'35, unvaccinated and in a coffin': Widower makes vaccine plea after wife dies after giving birth

Samantha Willis’s daughter Eviegrace baptised at her mother’s funeral

The funeral of a 35-year-old mother-of-four who died of Covid-19 two weeks after giving birth to a baby girl has taken place in Derry.

Samantha Willis’s daughter Eviegrace was baptised at her mother’s funeral at St Columb’s church on Monday.

Ms Willis, who had three other children, contracted Covid-19 and died in hospital on Friday.

She had not been vaccinated against Covid-19, and following her death her husband, Josh Willis, appealed on social media to anyone who had not yet done so to get the jab “so you or your family don’t have to go through what I have had to”.


“As I write this I am laying beside her, she is 35, unvaccinated and in a coffin. Let that sink in!” he wrote.

Fr Joe Clifford told mourners they were gathered "in sadness, in grief and in shock" and spoke of a "deep sadness that has wounded your hearts, it's broken you".

Ms Willis, he said, had been married in the same church 2½ years ago and it was “difficult to understand” what had happened. “Samantha birthed forth new life just days ago, it just doesn’t make sense,” he said.

The baptism of Eviegrace at her mother’s funeral was about “acknowledging death and new life at the same time”. Sadness and joy were “interwoven”, he said, “but it’s never brought together as close as this”.

Mr Willis paid tribute to his wife on social media, describing her as a “wonderful, loving and caring person” who had been “our superhero the last few weeks. She is now our guardian angel.”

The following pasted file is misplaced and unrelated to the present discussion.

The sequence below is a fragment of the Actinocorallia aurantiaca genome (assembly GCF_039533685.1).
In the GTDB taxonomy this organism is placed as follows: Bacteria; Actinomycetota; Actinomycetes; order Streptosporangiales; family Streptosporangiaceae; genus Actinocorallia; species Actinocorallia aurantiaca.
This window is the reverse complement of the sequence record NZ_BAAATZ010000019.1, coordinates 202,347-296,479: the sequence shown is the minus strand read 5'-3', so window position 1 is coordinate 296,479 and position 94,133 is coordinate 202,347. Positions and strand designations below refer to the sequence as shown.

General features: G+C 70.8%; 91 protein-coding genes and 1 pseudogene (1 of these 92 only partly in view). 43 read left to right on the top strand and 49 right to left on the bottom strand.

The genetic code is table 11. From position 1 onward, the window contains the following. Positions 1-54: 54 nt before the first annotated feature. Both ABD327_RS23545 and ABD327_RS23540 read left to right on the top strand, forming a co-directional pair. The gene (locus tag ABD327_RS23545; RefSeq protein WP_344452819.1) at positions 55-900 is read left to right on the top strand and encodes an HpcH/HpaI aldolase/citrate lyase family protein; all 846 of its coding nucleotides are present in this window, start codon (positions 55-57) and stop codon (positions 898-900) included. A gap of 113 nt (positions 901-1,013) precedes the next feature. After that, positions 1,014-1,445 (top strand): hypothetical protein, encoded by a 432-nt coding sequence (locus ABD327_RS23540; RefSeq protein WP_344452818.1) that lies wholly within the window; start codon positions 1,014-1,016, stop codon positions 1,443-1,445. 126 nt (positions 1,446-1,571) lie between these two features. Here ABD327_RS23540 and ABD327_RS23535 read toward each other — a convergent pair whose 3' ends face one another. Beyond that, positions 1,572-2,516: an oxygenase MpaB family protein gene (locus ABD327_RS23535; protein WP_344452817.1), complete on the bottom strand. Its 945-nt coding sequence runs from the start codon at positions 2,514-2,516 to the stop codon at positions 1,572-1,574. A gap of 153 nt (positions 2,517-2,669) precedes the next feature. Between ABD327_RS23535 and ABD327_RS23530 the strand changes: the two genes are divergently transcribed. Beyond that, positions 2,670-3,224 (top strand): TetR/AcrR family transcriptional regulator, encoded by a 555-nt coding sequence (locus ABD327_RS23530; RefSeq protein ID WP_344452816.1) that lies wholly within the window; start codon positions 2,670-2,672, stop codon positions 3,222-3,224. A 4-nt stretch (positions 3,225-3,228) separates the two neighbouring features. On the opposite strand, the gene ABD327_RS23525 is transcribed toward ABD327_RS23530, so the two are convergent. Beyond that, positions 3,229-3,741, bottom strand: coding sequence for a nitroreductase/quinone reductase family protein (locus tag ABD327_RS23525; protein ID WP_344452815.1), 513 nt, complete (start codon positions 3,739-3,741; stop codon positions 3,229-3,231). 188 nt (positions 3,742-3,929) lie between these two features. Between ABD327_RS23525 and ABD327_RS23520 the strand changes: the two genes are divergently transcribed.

‘Strong fight’

He said he had lost “the love of my life, Samantha”, who had “put up a strong fight for the last 16 days but in the end it just wasn’t enough”.

“While in hospital she also had to deliver our newest addition to the family, who she has never met properly or held in her arms.

“I will make sure that Eviegrace will know all about the mother she will never meet,” he said. A GoFundMe page set up in her memory has already raised £8,000 (around €9,000).

On Monday nine more deaths with Covid-19 were reported by Northern Ireland’s department of health and a further 1,320 people tested positive for the virus in the North.

According to the department’s figures 51 people with Covid-19 have died in the last seven days, compared with 30 the week before.

A total of 352 people with Covid-19 are receiving hospital treatment in the North, with 43 in intensive care.

The Fermanagh and Omagh area has the highest rate of infection in the UK, with an average of 1,046 cases per 100,000 people over the last seven days, compared with a Northern Ireland average of 631.

The North's minister for health, Robin Swann, told the BBC he did not believe the case numbers were "at that point yet" where it would become necessary to reintroduce tighter Covid-19 restrictions.

“The Executive meets again in the first week in September in regards to what’s still in place and what we’ll look at in regards to the next steps, and that’s where that decision will be made,” he said.

Meanwhile, Mr Swann said the vaccination programme had been “re-energised” by a weekend initiative to encourage more people to come forward for inoculation.

More than 12,000 people received their first dose of the Covid-19 vaccine as part of the “Big Jab Weekend” on August 21st and 22nd.

Freya McClements

Freya McClements

Freya McClements is Northern Editor of The Irish Times